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Cronenberg’s ‘Maps to the Stars’: a twisted tale of Tinseltown woes

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Julianne Moore in David Cronenberg’s “Maps to the Stars.” Courtesy of Focus World.

With “Maps to the Stars,” Canadian David Cronenberg has made his first L.A.-set production, a black-comedy so caustic in its critique of Hollywood that it wouldn’t be surprising if he never returns to Tinseltown. A sprawling mess of intersecting plotlines, “Map to the Stars” is never less than entertaining. Driven by great direction, superb acting and a script that can be quite funny — if you are the type to laugh at the most horrendous of things — Cronenberg’s latest is an intriguing work of biting satire.

In the stronger of two plotlines, a young ingénue named Agatha (Mia Wasikowska), fresh off the bus from the middle of nowhere (Florida), becomes the personal assistant to the aging celebrity Havana Segrand. Segrand, played by Julianne Moore, is the child of an abusive actress with an intense desire to star in a remake of one of her mother’s most celebrated films. Then there’s Jerome Fontana (Robert Pattinson), a limo-driver/struggling writer/struggling actor whose work brings him in contact with both Agatha and Segrand.

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Mia Wasikowska in David Cronenberg’s “Maps to the Stars.” Courtesy of Focus World.

Cronenberg has assembled an excellent group of actors to deconstruct celebrity culture. Segrand is a vain narcissist, but Moore understands the reasons behind Havana’s flaws. She only wants approval, and she desperately seeks it from every Hollywood lowlife she encounters. It’s heartbreaking — Havana has never moved beyond being a child because her childhood was taken from her by a mother who simply could not love her. Wasikowska’s Agatha, on the other hand, is an ethereal presence. She is slight of frame, she rarely speaks above a whisper and she is always wearing an excess of clothing which separates her from the material world like a ghost. Even after we learn that Agatha is not as innocent as she appears, we remain supportive of her because she seems so defenseless, and so good-hearted: She is one of the few characters in the film interested in the welfare of others. And lastly, there is Pattinson’s Jerome, a laid-back, working-class artist. He doesn’t have any verbal tics, he rarely raises his voice and nothing seems to faze him — even when it should. Compared to the neurotic characters around him, Pattinson’s appears to be the epitome of cool. A dark comedy like “Maps to the Stars” needs characters that we can get behind, because without them, the film’s dim worldview can border on misanthropy.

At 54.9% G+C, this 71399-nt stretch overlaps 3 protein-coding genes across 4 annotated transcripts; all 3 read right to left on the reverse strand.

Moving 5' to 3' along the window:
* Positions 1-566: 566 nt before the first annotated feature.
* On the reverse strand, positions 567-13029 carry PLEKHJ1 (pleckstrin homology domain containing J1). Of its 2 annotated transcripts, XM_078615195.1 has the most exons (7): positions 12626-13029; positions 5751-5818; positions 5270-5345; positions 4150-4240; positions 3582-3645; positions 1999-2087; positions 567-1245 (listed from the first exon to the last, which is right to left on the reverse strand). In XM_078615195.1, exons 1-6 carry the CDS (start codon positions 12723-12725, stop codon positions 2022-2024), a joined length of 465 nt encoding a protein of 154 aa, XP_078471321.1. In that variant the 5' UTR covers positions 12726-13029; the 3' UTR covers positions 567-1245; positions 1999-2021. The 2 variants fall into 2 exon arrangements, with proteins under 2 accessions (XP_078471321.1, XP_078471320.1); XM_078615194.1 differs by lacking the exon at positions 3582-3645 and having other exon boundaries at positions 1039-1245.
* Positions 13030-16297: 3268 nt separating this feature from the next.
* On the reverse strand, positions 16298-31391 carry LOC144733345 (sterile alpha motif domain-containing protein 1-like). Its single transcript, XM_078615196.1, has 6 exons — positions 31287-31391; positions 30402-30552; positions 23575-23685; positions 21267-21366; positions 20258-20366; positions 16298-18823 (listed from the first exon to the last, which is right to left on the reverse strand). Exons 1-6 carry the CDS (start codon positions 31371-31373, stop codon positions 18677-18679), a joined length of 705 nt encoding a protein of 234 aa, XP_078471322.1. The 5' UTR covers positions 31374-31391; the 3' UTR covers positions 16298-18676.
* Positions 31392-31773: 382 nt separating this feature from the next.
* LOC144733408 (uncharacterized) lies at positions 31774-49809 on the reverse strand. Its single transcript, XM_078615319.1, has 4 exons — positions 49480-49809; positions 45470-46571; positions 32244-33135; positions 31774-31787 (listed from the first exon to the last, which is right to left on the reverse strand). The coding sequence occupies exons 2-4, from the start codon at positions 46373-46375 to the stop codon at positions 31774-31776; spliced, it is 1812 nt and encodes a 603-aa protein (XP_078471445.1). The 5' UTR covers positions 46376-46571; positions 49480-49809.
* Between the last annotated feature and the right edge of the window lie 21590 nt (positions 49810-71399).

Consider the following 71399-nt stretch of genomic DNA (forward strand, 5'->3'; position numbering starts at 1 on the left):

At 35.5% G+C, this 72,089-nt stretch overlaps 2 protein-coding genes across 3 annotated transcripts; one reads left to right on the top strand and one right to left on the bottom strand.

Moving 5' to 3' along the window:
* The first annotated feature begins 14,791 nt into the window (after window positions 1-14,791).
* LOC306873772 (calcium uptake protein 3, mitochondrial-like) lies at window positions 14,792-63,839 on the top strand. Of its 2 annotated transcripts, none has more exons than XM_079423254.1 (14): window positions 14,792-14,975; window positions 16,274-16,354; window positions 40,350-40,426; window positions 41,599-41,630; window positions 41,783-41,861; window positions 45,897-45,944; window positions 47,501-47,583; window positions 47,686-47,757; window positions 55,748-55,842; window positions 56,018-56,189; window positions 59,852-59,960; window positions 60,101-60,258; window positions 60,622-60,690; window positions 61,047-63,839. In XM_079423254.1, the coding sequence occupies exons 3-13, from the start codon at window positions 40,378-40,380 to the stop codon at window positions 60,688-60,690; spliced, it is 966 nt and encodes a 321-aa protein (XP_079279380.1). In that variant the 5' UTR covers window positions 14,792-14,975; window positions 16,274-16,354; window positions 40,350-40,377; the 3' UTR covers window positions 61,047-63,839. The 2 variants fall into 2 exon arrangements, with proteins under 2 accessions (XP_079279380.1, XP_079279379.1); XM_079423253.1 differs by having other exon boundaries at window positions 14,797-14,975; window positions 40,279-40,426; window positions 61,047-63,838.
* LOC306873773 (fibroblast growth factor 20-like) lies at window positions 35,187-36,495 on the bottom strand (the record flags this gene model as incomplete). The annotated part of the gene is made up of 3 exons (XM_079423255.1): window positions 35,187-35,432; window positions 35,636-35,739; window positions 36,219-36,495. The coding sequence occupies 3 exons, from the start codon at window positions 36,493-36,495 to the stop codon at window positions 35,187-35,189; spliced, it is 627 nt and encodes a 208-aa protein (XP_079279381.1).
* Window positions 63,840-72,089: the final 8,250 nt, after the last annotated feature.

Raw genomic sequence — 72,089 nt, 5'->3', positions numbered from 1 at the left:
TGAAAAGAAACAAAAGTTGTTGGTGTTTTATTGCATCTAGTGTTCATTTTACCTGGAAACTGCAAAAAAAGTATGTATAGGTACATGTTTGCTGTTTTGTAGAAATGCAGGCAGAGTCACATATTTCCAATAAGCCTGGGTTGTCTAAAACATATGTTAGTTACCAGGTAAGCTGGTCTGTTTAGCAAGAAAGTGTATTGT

This is sadly what happens in the second main plotline of the film, which follows racist, self-absorbed child-star Benji Weiss’ (Evan Bird) attempts to break back into a successful film franchise with the aid of his parents. None of the characters in this plotline have redeeming qualities, and thus their bad actions are just repellant, not compelling. When Benji’s father cares more about his book deal than his son’s life, this doesn’t tell us anything insightful about Hollywood, it just tells us his dad is a jerk.

Robert Pattinson in David Cronenberg's "Maps to the Stars." Courtesy of Focus World.
Robert Pattinson in David Cronenberg’s “Maps to the Stars.” Courtesy of Focus World.

Furthermore, despite presenting itself as above the film industry, in general, “Maps” falls for many overused tropes that plague Hollywood-set films. The lower-level L.A. employee that is really a struggling artist, the aging actress that desperately wants one last shot at fame, the young small-town girl who is swept up in the world of Hollywood:  As astute readers will notice, every one of the film’s characters is a cliché. Consequently, many of the observations derived from the interaction of these characters — for example, how Hollywood treats older actresses — feel stale. These criticisms are correct, but for the most part “Maps” struggles to find a unique way to present them.

But when “Maps” does achieve a unique manner of expression, the results can be quite thrilling. Cronenberg’s willingness to make “Maps” ugly and disturbing elevates much of the material. Dialogue scenes are often shot so that two characters are rarely in frame together, denying the audience the catharsis of seeing performers interact together and highlighting the self-absorption of the characters on-screen. Moreover, most scenes are shot with over-exposed bright lighting, which has the tendency to highlight facial flaws. The film even frequently depicts bodily functions, such as puking and constipation. This deconstruction of the glamor of celebrity culture is remarkably effective. If only the script was as piercing as Cronenberg’s direction.

In many ways “Maps to the Stars” isn’t very original, but that doesn’t mean it isn’t funny or that its criticisms aren’t valid. “Maps” is an entirely enjoyable experience if you can stomach its type of humor and appreciate the film’s incredibly talented cast. But just because it is an art-house film does not mean it has something profound to say. Much like its characters, “Maps to the Stars” is enjoyable to watch, but not very deep.

“Maps to the Stars” is now available for rental on iTunes.

Contact Raymond Maspons at raymondm ‘at’ stanford.edu.

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